Science is slim in these volumes, although technical explanations for problems like the design for the implosion device that sets off the 'gadget' are serviceable. Remarkably, the defining (and hackneyed) event of the project, the Trinity test, is well done in each book. Other themes--Oppenheimer's charisma and vulnerability as a 'security risk,' the scientists' misgivings after Hiroshima and Nagasaki, the war itself--are developed eloquently, not simplistically, and made me scurry back to read more histories."
For a more scholarly yet introductory treatment of climate-change issues, Fred Clare (SCD) suggests Global Environmental Change: An Atmospheric Perspective, by John Horel and Jack Geisler (John Wiley & Sons), "an excellent, well-presented overview for the uninitiated." [Mesa, GE 149 .H67 1997] Still haven't gotten around to taking that atmospheric chemistry class? Bill Mankin (ACD) endorses Basic Physical Chemistry for the Atmospheric Sciences, by Peter Hobbs (Cambridge University Press), as "an excellent introduction for nonchemists to the relevant chemical principles, especially the effects of aerosols." [Mesa, QC 861.2 .H63 1995] Dick Valent calls A History of Scientific Computing (Addison-Wesley) "a gentle introduction to the topic, especially high-speed computing." [Foothills, QA 76.17 .H59 1990]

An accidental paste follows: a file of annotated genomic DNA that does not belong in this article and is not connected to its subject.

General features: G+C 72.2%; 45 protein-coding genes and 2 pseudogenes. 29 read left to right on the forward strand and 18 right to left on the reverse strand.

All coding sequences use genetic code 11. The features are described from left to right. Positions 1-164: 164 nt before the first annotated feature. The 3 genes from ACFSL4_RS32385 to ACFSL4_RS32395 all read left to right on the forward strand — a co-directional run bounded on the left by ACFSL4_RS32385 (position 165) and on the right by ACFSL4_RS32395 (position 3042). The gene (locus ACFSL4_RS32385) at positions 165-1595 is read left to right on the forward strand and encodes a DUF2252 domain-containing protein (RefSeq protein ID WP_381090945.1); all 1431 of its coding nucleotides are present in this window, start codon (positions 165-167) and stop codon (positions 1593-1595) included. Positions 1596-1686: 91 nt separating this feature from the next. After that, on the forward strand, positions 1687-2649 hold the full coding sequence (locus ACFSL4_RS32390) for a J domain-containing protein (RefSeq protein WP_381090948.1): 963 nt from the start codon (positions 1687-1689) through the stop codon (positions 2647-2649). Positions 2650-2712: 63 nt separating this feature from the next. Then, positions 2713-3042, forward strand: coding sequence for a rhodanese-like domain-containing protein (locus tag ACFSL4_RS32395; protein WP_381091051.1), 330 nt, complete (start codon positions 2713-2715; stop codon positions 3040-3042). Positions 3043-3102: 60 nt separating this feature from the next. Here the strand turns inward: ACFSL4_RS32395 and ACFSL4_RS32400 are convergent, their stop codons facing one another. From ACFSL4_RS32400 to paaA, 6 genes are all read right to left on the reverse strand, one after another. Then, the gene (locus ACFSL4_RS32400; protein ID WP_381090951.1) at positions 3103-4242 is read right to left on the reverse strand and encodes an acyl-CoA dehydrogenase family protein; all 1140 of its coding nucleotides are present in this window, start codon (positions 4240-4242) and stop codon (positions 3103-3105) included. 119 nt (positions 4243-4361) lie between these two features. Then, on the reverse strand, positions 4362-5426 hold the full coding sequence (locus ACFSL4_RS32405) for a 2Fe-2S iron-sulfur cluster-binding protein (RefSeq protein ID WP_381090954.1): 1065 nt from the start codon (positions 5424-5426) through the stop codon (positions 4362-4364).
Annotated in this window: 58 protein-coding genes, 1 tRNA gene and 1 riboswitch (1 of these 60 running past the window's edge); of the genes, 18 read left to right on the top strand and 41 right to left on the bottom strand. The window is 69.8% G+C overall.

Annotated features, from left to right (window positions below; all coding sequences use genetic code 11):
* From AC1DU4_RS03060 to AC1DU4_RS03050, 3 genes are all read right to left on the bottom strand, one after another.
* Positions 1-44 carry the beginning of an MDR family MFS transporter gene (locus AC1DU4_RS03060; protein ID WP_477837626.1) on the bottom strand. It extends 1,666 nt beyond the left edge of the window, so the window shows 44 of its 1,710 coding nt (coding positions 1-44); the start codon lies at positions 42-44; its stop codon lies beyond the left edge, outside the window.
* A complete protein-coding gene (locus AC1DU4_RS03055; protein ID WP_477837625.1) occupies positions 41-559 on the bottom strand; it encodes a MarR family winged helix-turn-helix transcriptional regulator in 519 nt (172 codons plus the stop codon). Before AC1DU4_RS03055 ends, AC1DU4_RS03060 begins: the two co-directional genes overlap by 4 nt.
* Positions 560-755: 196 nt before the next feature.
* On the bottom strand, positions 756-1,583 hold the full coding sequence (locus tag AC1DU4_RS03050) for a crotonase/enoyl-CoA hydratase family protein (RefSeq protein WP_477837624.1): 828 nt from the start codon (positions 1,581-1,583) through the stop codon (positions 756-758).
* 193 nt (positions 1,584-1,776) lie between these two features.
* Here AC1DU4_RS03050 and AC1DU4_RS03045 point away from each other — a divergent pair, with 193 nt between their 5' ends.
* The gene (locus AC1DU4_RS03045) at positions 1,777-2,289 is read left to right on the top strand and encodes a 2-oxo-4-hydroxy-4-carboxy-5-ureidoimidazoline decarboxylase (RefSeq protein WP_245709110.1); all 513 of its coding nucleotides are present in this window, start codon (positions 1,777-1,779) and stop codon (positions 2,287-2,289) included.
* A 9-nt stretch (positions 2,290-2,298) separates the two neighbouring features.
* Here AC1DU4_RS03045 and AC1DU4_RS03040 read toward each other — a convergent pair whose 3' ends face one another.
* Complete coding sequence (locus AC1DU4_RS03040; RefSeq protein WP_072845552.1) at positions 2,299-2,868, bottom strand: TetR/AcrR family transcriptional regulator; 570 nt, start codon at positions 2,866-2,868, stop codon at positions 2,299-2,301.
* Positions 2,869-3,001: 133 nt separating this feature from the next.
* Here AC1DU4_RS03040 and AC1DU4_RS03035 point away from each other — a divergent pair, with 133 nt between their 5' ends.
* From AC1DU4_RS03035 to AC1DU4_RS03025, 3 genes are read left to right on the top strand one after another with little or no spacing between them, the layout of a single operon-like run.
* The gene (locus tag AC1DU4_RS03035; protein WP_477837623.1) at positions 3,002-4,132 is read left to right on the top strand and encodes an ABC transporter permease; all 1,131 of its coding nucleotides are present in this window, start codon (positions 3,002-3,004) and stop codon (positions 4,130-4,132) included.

For a more offbeat nonfiction experience, Ralph Milliff (CGD) recommends A Civil Action, edited by Jonathan Harr and Marty Asher (Random House), "a compelling book written for the general public about the pollution of groundwater, written from a the perspective of the plaintiff's lawyer." And Charlie Knight (MMM) enjoyed Ravens in Winter, by Bernd Heinrich (Summit Books), "a research study on some very puzzling behavior of ravens that Heinrich observed in the Maine woods and how he figured out their behavior. The book has some super commentaries on scientific funding and all kinds of other nice stuff."